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Diatomaceous earth for cob  RSS feed

 
Lew Wallace
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Hi there, Long time reader, first time poster here.
Has anyone heard of diatomaceous earth (DE) being used in cob or earthen plasters? It's often referred to as "clay", but I'm not sure how/if it would work well as a binding agent. I know it's too cost prohibitive for most, but we own 40 acres of desert, of which, about half is DE. I know it's very light with good insulative value, and has MANY uses. We are going to be building there soonish (less than 2 years) and if DE would work, it would save a lot of time, effort, and expense. I plan on taking soil samples when we go there this summer... but I'm curious and impatient. So I figured I'd run it past some of the cob gurus here.

Thanks!
Lew

 
Jay C. White Cloud
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Hello Lew,

Welcome to Permies, Yes it should work fine. do your testing and remember it is an expansive clay and is worse that ice for heavy a foundation when it gets wet and expands. Very plastic and sticky in my experience. If you have any Adobe workers in your area, ask them.

Regards,

jay
 
Erica Wisner
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Location: Okanogan Highlands, Washington
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Thanks for pointing me toward this post, Lew - I don't spend enough time on the cob forums.

Like you say, most places diatomaceous earth is not common enough to be cheap building material ... I haven't worked with it. Marvelous luck to have so much, though I imagine it makes a rather sterile soil.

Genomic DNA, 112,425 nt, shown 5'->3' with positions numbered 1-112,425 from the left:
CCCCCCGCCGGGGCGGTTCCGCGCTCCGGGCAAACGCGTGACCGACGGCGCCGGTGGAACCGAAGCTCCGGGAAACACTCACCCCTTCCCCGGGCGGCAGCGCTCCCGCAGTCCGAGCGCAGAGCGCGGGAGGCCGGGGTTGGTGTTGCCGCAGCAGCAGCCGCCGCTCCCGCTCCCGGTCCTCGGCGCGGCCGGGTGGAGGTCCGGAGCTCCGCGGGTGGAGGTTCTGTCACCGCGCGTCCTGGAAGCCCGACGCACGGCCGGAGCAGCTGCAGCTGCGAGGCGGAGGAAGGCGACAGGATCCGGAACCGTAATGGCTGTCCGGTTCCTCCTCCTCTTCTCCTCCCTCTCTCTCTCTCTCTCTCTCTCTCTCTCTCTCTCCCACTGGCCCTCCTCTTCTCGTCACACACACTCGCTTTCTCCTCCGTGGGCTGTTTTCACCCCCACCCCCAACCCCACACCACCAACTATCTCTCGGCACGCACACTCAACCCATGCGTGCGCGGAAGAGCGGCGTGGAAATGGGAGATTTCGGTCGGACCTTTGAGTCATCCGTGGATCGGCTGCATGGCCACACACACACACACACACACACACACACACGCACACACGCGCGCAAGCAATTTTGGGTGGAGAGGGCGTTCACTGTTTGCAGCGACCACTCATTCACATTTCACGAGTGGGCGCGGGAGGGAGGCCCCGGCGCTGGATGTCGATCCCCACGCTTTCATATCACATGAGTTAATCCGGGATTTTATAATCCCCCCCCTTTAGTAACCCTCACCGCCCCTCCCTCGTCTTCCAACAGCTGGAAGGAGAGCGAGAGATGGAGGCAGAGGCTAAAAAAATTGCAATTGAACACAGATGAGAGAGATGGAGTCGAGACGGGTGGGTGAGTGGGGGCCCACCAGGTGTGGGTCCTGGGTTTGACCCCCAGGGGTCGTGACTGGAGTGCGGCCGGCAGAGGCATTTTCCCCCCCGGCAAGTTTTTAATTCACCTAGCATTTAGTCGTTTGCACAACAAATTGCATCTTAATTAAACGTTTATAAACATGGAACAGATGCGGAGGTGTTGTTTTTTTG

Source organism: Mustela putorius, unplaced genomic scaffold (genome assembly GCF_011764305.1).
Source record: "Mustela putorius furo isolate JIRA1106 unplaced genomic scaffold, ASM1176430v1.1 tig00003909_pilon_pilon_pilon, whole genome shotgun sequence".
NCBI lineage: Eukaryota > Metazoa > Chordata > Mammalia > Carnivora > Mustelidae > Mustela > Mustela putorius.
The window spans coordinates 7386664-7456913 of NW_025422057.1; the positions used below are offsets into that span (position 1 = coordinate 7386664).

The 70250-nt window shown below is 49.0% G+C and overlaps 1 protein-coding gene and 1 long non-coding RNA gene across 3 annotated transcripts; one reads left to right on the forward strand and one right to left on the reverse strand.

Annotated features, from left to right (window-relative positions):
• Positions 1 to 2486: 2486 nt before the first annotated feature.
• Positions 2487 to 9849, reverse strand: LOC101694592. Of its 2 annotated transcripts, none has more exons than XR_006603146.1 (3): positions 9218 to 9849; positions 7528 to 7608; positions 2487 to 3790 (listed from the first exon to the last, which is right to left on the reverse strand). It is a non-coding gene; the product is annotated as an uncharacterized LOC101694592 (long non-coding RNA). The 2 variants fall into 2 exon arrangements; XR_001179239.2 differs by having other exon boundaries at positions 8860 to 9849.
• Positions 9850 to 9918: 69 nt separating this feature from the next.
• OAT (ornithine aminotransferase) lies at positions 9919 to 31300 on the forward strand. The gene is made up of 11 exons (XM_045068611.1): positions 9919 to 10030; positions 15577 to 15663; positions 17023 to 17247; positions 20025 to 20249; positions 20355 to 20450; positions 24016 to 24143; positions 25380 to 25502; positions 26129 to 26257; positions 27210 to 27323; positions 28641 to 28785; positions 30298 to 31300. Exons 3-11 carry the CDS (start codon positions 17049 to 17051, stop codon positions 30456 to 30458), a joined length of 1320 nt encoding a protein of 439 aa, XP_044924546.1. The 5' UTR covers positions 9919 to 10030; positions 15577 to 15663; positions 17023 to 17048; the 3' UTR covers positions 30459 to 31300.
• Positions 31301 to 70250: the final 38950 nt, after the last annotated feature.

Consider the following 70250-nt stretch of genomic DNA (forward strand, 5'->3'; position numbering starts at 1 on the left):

When the ground gets damp in the springtime, and you walk or drive on it, does it become rock-hard and stay that way after it dries out? that can be a good indicator of cob-ready soils.
If it gets sticky and slick when wet, then remains in hard little pieces as it cracks and dries, it can probably work as the binder. If it returns to soft dust when dry, probably not. Some loose minerals do work as a whiting/filler for paints, or aggregate, depending on the particle size.

The best way to find out (short of finding someone local who knows from experience) ...
... mix up some test bricks, with different proportions of binder, aggregate, and fiber.
Dry them thoroughly - in the sun, in a kitchen oven, don't coddle them because after all you want to stress-test them. (On your finish wall, you can work a gentler drying cycle if needed.)
You want something that doesn't crack, dust off, or otherwise betray its origins, but remains a hard surface that can take being dropped on one corner or end with minimal damage.

The thing I'd watch out for is that its other uses suggest that dry DE is a sharp, fine dust that might be hazardous to breathe. Of course there is no dust that is really 'good' to breathe, but fine particulate can be worse because it gets deeper in the lungs.
To limit dust exposure, we keep the mineral materials damp during building, trimming, and restoration. If the plaster seems to dust off too easily, I'd finish the walls off with a paint or thin plaster with a little extra binder like wheat paste, casein, or Elmer's glue. I've heard yucca juice or some cactus juices can also work great; any starch paste is likely to be useful. These materials can be used maybe 1 part goop to 4 or 8 (or more) parts water when making your plaster or paint mix. For clay plasters the clay is the main binder; the organic binder is just there for extra boost and hardening.

If you give it a go, I'd love to see photos of the test bricks.

Yours,
Erica W
 
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